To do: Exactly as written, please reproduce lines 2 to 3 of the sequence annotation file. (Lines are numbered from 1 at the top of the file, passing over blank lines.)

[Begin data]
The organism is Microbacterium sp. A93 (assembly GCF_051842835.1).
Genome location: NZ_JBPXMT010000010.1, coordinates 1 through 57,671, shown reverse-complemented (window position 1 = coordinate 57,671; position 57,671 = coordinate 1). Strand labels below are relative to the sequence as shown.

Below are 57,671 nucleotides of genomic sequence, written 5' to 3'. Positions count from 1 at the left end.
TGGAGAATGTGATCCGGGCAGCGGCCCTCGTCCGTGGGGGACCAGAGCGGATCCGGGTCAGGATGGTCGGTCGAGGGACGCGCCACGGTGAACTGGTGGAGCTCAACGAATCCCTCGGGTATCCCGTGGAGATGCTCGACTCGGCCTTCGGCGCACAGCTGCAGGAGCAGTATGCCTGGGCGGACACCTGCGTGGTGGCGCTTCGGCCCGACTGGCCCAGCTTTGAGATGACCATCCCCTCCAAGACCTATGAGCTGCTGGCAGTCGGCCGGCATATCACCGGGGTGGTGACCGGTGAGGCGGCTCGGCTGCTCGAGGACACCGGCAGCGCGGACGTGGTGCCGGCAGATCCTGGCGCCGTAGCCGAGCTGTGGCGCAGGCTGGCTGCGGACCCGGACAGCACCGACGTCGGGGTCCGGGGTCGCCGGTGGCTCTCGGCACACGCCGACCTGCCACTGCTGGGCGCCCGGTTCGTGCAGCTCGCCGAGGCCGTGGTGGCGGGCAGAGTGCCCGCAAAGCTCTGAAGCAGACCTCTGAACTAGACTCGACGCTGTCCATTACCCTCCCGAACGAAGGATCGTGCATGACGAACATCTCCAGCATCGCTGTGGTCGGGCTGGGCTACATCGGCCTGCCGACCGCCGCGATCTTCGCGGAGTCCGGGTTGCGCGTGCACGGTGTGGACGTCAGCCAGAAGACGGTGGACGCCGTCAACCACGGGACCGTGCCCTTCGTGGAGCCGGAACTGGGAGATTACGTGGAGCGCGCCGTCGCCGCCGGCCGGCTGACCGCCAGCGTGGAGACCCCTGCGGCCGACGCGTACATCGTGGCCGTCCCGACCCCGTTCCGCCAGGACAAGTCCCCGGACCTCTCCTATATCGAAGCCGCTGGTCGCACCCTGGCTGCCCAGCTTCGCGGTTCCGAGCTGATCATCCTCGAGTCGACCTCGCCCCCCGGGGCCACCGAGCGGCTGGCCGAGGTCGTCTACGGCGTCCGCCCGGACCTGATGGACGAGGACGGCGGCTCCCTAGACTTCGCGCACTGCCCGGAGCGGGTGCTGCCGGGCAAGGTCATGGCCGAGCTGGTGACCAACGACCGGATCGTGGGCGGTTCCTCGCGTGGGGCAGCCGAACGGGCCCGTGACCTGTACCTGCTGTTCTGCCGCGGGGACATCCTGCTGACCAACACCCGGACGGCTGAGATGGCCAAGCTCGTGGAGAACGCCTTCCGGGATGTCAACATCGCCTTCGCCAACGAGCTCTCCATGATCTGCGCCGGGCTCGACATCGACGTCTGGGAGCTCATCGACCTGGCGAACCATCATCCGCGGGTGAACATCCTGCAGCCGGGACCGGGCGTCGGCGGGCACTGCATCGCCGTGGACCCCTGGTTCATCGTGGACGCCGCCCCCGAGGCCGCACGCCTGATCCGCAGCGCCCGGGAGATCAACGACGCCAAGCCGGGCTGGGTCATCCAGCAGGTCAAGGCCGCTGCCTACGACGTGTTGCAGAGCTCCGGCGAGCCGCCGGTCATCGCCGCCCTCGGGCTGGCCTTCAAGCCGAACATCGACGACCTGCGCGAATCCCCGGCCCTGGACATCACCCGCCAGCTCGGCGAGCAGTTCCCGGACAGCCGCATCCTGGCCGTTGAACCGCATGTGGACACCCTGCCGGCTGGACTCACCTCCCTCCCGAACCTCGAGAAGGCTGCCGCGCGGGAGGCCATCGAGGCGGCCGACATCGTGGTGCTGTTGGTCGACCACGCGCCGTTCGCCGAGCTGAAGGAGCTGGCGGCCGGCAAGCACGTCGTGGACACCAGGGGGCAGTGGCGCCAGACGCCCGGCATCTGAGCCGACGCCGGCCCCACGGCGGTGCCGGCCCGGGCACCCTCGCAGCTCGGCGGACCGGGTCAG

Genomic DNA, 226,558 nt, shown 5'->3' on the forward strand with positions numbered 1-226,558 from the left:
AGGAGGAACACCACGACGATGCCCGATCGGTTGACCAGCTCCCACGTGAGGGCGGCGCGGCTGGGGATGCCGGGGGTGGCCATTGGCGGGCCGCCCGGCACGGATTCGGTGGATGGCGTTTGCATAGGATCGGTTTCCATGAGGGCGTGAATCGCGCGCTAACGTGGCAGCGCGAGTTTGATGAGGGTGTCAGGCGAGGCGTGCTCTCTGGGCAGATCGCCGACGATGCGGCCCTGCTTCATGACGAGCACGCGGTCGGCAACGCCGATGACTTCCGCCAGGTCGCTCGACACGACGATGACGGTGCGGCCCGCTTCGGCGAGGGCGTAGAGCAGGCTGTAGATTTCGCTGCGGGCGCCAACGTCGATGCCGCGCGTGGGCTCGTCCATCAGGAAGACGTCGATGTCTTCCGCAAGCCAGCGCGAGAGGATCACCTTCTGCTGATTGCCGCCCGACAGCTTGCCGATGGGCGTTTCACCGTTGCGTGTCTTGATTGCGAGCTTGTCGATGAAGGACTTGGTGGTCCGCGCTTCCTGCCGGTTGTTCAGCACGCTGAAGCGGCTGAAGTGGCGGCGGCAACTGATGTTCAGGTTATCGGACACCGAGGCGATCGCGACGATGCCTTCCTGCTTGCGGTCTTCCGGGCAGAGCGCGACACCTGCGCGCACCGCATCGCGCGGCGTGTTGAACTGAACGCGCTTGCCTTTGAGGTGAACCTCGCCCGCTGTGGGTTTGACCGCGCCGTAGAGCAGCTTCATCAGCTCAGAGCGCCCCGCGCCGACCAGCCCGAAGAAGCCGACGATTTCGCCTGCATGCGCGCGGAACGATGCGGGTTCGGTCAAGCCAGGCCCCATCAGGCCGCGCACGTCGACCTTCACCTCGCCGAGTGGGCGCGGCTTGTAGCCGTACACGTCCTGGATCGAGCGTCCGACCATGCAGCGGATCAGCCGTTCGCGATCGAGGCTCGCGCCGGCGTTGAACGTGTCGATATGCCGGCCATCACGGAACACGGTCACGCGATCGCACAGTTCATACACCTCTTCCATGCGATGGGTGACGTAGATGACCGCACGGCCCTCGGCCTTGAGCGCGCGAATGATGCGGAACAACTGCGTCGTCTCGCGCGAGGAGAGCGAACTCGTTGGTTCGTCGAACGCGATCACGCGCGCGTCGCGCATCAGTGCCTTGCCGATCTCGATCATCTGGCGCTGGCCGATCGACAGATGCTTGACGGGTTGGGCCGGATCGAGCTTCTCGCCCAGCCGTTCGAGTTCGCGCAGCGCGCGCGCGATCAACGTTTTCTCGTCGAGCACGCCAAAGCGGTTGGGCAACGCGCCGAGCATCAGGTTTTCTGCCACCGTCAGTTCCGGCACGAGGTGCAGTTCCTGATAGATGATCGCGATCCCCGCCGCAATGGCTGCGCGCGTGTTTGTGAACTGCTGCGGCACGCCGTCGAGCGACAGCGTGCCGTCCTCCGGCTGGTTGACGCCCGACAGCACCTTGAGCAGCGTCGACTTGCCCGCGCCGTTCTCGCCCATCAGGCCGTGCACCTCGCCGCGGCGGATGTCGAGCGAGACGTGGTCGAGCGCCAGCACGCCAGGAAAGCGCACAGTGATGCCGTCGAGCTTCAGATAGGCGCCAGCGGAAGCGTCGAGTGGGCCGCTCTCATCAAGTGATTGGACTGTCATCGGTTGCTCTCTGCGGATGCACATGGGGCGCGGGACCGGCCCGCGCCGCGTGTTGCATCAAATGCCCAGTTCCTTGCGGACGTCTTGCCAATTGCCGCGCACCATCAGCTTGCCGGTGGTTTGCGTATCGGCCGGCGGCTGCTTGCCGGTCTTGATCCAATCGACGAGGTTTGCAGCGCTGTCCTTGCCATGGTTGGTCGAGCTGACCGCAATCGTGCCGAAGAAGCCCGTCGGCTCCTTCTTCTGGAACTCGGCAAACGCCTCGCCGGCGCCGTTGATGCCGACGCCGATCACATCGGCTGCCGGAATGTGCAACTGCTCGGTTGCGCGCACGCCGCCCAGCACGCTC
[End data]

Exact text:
Genome location: NZ_JBPXMT010000010.1, coordinates 1 through 57,671, shown reverse-complemented (window position 1 = coordinate 57,671; position 57,671 = coordinate 1). Strand labels below are relative to the sequence as shown.

Below are 57,671 nucleotides of genomic sequence, written 5' to 3'. Positions count from 1 at the left end.